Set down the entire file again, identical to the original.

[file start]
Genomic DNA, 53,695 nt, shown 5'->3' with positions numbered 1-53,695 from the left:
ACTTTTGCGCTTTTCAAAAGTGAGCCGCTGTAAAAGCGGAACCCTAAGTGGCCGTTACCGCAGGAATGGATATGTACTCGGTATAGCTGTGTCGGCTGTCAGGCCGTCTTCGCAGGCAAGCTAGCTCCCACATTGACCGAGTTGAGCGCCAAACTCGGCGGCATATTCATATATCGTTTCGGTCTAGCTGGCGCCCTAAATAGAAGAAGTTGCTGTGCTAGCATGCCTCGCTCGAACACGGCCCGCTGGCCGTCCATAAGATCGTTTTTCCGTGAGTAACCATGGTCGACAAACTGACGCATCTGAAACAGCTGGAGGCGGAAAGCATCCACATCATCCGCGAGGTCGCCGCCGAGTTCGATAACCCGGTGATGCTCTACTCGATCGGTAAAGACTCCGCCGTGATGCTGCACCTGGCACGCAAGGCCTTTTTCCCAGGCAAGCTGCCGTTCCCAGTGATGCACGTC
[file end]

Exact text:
Genomic DNA, 53,695 nt, shown 5'->3' with positions numbered 1-53,695 from the left:
ACTTTTGCGCTTTTCAAAAGTGAGCCGCTGTAAAAGCGGAACCCTAAGTGGCCGTTACCGCAGGAATGGATATGTACTCGGTATAGCTGTGTCGGCTGTCAGGCCGTCTTCGCAGGCAAGCTAGCTCCCACATTGACCGAGTTGAGCGCCAAACTCGGCGGCATATTCATATATCGTTTCGGTCTAGCTGGCGCCCTAAATAGAAGAAGTTGCTGTGCTAGCATGCCTCGCTCGAACACGGCCCGCTGGCCGTCCATAAGATCGTTTTTCCGTGAGTAACCATGGTCGACAAACTGACGCATCTGAAACAGCTGGAGGCGGAAAGCATCCACATCATCCGCGAGGTCGCCGCCGAGTTCGATAACCCGGTGATGCTCTACTCGATCGGTAAAGACTCCGCCGTGATGCTGCACCTGGCACGCAAGGCCTTTTTCCCAGGCAAGCTGCCGTTCCCAGTGATGCACGTC